Snow says many employees and employers might not realise underpayment cases can be fought even if the former worker is abroad.

    “I think there’s an assumption someone needs to remain in country to fight these matters, this part case demonstrates clearly that assumption is wrong,” he says.

    Snow says in this case, the Ombudsman has chosen not to prosecute as the employer “did the right thing and fully back paid the workers”.

    “It has signed an enforceable undertaking, the effect of which is if it commits any future breach of workplace laws, it’s going to be of even more significant consequence for them,” he says.

    Snow says the cafe owner will need to be vigilant in ensuring it is doing the right thing in the future.

    “If they did the wrong thing again, it’s much easier for FWO to prosecute them,” he says.

    Snow says the lessons for other small business owners are clear.

    “It’s very risky to try and make margins by underpaying staff,” he says.

    “There have now been a number of these decisions, many of which involve workers which may be vulnerable because of language abilities or their need to work.”

    SmartCompany contacted Marsil Pty Ltd and Incanto Coffee but did not get a response prior to publication.

     


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    The corporate watchdog has issued a warning to Australian companies about dealing with a company director who has been convicted and imprisoned in the US on banking fraud offences.

    Yesterday the Australian Securities and Investment Commission removed New Zealand born Shaun Gregory Morgan as a director from eight Australian companies, including Australian Capital Investment Group, citing concerns he may be approaching Australian companies offering financial services despite being banned from doing so.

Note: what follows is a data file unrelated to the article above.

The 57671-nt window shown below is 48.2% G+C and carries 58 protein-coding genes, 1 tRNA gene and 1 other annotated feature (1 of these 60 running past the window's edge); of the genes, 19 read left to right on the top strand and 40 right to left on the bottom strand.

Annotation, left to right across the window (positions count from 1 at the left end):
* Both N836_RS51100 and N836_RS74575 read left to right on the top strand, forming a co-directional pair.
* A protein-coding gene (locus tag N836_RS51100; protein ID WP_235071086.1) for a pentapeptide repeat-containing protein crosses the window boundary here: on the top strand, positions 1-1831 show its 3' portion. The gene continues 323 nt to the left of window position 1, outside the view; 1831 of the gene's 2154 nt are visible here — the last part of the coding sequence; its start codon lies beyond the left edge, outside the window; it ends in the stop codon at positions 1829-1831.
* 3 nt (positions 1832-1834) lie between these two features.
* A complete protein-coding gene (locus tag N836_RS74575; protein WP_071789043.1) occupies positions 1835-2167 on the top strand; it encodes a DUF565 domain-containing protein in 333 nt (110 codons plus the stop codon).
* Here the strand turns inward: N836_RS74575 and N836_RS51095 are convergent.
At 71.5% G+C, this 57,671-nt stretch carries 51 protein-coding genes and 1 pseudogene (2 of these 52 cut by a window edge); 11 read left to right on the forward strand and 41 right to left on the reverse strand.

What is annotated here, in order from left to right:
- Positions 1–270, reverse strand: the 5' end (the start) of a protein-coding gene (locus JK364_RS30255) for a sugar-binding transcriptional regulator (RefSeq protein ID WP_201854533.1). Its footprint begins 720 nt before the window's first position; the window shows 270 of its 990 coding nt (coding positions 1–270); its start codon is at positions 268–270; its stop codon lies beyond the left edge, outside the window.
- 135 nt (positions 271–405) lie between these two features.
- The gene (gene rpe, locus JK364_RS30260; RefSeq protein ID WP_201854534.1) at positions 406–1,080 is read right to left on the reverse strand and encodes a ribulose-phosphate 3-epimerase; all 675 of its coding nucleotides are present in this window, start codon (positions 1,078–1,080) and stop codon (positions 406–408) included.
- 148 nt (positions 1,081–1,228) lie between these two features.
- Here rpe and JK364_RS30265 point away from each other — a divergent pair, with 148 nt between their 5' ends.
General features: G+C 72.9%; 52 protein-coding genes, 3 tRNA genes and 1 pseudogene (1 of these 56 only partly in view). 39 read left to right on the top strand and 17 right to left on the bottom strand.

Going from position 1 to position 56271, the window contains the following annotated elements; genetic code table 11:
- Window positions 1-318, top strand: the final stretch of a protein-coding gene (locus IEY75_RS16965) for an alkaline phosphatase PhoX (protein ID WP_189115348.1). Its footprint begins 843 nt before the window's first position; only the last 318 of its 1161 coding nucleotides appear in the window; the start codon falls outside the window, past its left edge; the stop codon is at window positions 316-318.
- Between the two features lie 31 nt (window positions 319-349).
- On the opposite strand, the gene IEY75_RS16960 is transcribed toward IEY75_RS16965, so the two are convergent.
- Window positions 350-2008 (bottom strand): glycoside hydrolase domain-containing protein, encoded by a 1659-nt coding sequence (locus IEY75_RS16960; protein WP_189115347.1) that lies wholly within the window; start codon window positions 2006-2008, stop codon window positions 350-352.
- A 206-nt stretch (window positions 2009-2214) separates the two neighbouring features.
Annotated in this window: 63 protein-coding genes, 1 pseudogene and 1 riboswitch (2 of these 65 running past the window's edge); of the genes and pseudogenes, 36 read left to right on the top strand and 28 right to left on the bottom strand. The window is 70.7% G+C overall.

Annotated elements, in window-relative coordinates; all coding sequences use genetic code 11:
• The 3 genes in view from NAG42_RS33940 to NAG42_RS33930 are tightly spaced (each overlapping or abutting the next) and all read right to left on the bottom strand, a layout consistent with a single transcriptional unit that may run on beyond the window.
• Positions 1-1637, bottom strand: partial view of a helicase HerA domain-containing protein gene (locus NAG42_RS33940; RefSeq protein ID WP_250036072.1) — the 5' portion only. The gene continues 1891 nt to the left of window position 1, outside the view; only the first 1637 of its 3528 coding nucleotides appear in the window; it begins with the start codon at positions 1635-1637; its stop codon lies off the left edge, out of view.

According to ASIC, Morgan has been automatically banned from managing a corporation under the Corporations Act because of his US criminal convictions but he is allegedly still approaching ASX-listed companies that are seeking to raise capital.

    After approaching the companies Morgan has allegedly requested an “advance fee” in exchange for helping find ways to raise capital.

    ASIC Commissioner John Price yesterday issued a warning to any Australian companies approached by the director.

    “Due to Mr Morgan's unlicensed status and criminal history, ASIC strongly advises companies seeking to raise capital as well as other financial consumers to avoid dealing with him or companies associated with him,” Price said in a statement.

    It is not the first time Morgan has drawn the ire of the watchdog, with ASIC having issued a warning in February for the public to avoid dealing with unlicensed financial services he allegedly offered through various websites.

    As a result of his US conviction, Morgan was permanently banned from providing financial services in Australia in June.

    Ian Ramsey, professor of commercial law at Melbourne University, told SmartCompany the case is unusual as the alleged conduct appears to be continuing despite enforcement action.

    But for Ramsay, given the series of enforcement orders against Morgan this year, ASIC’s recent action is not surprising.

    “ASIC does have power under corporate law to ban someone of being a company director when they’re convicted of something in foreign country,” he says.